Article  PubMed  PubMed Central  Google Scholar 

  14. Etter JF, Ronchi A, Perneger T: Short-term impact of a university based smoke free campaign. J Epidemiol Community Health. 1999, 53 (11): 710-715. 10.1136/jech.53.11.710.

    Article  CAS  PubMed  PubMed Central  Google Scholar 

  15. Hurt RD, Berge KG, Offord KP, Leonard DA, Gerlach DK, Renquist CL, O’Hara MR: The making of a smoke-free medical center. JAMA. 1989, 261 (1): 95-97. 10.1001/jama.1989.03420010105042.

    Article  CAS  PubMed  Google Scholar 

  16. McKee M, Gilmore A, Novotny TE: Smoke free hospitals. BMJ. 2003, 326 (7396): 941-942. 10.1136/bmj.326.7396.941.

    Article  PubMed  PubMed Central  Google Scholar 

  17. Stillman FA, Becker DM, Swank RT, Hantula D, Moses H, Glantz S, Waranch HR: Ending smoking at the Johns-Hopkins-medical-institutions - an evaluation of smoking prevalence and indoor air-pollution. Jama J Am Med Assoc. 1990, 264 (12): 1565-1569. 10.1001/jama.1990.03450120077033.

    Article  CAS  Google Scholar 

  18. Andrews JJL: Reducing smoking in the hospital. An effective model program. CHEST J. 1983, 84 (2): 206-209. 10.1378/chest.84.2.206.

    Google Scholar 

  19. Fernández E, Fu M, Martínez C, Martínez-Sánchez JM, López MJ, Martín-Pujol A, Centrich F, Muñoz G, Nebot M, Saltó E: Secondhand smoke in hospitals of Catalonia (Spain) before and after a comprehensive ban on smoking at the national level. Prev Med. 2008, 47 (6): 624-628. 10.1016/j.ypmed.2008.09.003.

    Article  PubMed  Google Scholar 

  20. VINACOSH: Establishment of smoke-free hospitals: a practical guide with a CD and toolkit. 2008, Vietnam Committee on Smoking and Health, [] Data accessed:March 2014

    Google Scholar 

  21. Donchin M, Baras M: A “smoke-free” hospital in Israel—a possible mission. Prev Med. 2004, 39 (3): 589-595. 10.1016/j.ypmed.2004.02.020.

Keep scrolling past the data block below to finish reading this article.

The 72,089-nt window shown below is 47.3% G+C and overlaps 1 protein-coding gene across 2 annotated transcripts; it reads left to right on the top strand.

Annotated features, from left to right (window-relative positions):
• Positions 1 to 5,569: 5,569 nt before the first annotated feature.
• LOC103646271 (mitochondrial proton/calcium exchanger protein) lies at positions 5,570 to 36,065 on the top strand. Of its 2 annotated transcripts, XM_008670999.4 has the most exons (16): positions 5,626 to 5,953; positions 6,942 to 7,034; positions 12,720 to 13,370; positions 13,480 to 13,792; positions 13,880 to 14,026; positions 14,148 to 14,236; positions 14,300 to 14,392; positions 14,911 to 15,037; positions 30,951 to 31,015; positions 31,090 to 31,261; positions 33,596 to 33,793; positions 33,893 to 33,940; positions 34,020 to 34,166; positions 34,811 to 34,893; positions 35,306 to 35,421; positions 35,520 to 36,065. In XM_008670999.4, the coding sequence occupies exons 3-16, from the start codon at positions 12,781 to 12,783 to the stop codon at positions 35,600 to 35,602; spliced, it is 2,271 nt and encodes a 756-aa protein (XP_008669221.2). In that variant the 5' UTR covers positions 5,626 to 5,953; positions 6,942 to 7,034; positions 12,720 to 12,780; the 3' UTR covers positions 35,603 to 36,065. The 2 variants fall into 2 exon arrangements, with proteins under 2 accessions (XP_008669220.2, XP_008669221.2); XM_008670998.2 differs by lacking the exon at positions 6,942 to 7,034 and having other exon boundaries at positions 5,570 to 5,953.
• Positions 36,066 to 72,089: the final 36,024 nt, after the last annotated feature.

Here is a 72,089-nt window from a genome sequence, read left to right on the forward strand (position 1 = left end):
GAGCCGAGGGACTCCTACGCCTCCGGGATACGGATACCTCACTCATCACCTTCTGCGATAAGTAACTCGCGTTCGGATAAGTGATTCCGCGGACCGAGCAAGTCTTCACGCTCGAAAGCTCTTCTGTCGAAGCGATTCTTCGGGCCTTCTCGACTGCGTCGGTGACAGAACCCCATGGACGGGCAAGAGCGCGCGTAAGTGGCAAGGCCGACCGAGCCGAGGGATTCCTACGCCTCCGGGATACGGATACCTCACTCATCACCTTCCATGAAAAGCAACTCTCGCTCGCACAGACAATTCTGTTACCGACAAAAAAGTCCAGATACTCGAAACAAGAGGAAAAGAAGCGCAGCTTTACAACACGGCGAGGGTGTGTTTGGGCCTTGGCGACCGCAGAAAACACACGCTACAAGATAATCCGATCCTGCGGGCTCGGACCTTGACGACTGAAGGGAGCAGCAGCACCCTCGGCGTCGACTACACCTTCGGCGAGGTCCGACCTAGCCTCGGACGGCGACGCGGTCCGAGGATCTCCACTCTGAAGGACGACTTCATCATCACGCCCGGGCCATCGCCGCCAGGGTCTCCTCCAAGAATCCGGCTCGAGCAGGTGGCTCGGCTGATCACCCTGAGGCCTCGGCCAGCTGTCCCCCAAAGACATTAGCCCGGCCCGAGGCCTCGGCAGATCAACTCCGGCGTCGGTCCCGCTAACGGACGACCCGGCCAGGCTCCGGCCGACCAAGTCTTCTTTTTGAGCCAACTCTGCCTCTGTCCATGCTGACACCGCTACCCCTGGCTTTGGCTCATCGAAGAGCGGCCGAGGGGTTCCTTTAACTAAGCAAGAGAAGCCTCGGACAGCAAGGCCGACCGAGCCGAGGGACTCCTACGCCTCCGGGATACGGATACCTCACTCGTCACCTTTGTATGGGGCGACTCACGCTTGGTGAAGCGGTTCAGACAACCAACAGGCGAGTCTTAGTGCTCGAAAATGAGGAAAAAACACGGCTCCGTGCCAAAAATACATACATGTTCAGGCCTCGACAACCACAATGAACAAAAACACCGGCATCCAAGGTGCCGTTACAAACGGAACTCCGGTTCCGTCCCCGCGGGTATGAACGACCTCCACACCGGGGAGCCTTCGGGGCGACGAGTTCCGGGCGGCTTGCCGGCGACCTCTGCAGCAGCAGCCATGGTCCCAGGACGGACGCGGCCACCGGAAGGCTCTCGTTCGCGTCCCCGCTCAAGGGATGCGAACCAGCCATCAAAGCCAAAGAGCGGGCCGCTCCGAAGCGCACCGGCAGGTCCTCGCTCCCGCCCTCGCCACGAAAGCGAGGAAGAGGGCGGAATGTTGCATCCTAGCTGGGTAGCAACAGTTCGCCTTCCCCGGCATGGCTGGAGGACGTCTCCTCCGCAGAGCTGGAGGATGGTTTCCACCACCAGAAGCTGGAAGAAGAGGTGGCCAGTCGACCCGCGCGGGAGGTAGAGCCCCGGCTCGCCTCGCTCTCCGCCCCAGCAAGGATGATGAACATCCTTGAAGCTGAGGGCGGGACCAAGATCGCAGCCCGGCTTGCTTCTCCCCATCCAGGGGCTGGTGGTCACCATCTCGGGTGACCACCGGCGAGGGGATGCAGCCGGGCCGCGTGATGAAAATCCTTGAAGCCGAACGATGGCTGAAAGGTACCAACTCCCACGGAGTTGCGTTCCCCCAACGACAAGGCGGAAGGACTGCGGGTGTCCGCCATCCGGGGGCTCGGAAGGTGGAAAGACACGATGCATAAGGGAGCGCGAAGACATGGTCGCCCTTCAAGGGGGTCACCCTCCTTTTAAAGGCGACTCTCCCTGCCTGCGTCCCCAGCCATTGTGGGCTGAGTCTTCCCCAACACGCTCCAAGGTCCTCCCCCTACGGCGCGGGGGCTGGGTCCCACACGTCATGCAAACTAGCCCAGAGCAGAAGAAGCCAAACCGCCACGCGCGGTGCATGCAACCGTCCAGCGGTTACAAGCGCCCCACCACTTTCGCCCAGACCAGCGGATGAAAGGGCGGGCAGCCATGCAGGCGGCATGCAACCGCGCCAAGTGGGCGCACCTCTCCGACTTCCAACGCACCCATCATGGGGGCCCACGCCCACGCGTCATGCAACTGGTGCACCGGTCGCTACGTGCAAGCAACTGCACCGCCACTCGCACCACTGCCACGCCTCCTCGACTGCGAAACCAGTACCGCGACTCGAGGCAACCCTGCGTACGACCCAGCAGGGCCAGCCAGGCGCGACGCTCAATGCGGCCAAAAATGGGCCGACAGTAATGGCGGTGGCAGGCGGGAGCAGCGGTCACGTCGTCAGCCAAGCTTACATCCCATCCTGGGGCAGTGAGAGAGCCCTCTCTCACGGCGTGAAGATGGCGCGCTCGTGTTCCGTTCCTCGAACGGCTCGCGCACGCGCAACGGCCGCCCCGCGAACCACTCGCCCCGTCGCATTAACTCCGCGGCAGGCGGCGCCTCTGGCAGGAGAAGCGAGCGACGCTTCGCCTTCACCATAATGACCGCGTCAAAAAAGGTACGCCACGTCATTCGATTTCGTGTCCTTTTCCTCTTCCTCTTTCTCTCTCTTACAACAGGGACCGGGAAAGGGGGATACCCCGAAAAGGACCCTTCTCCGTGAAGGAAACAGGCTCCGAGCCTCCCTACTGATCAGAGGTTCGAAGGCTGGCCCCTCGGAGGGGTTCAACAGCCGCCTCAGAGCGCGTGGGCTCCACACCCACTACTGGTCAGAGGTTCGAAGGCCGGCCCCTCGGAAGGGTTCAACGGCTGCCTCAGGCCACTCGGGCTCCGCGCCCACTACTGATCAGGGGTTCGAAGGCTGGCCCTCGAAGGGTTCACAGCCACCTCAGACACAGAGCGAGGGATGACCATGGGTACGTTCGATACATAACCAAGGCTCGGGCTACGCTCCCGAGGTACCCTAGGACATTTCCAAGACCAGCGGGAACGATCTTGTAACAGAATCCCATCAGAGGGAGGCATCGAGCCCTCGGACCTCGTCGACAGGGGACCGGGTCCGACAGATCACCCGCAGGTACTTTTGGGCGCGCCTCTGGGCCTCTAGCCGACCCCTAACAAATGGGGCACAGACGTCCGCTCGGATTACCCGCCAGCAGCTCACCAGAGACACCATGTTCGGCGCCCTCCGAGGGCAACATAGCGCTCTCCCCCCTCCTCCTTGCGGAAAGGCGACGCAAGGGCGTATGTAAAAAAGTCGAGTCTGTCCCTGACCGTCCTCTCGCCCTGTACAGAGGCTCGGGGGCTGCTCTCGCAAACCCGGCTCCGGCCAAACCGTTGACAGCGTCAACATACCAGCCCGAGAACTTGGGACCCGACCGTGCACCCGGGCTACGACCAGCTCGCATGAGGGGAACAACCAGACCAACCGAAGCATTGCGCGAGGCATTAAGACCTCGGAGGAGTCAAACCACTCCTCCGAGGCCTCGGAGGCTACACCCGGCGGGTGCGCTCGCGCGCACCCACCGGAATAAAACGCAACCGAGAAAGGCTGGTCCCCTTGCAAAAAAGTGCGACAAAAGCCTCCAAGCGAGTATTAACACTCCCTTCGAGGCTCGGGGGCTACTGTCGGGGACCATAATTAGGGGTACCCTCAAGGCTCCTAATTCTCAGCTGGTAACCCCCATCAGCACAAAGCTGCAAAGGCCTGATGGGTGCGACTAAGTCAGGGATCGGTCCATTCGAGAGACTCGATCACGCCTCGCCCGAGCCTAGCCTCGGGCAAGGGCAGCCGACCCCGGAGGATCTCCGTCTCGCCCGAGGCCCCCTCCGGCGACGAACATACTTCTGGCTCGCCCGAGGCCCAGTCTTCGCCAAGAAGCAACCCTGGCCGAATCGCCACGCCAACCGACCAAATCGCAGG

Article  PubMed  Google Scholar 

  22. Stillman FA, Hantula DA, Swank R: Creating a smoke-free hospital: attitudes and smoking behaviors of nurses and physicians. Am J Health Promot. 1994, 9 (2): 108-114. 10.4278/0890-1171-9.2.108.

    Article  CAS  PubMed  Google Scholar 

  23. Model AM510 SIDEPAKTM Personal Aerosol Monitor: User Guide. 2003, Shoreview, MN, USA: TSI Inc, []. Data accessed: November 2013

  24. Hammond SK, Leaderer BP: A diffusion monitor to measure exposure to passive smoking. Environ Sci Technol. 1987, 21 (5): 494-497. 10.1021/es00159a012.

    Article  CAS  PubMed  Google Scholar 

  25. Navas-Acien A, Peruga A, Breysse P, Zavaleta A, Blanco-Marquizo A, Pitarque R, Acuña M, Jiménez-Reyes K, Colombo VL, Gamarra G, Stillman FA, Samet J: Secondhand tobacco smoke in public places in Latin America, 2002–2003. JAMA. 2004, 291 (22): 2741-2745. 10.1001/jama.291.22.2741.

    Article  CAS  PubMed  Google Scholar 

  26. Fernández E, Martínez C, Fu M, Martínez-Sánchez JM, López MJ, Invernizzi G, Ouranou A, Dautzenberg B, Nebot M: Second-hand smoke exposure in a sample of European hospitals. Eur Respir J. 2009, 34 (1): 111-116. 10.1183/09031936.00180708.

    Article  PubMed  Google Scholar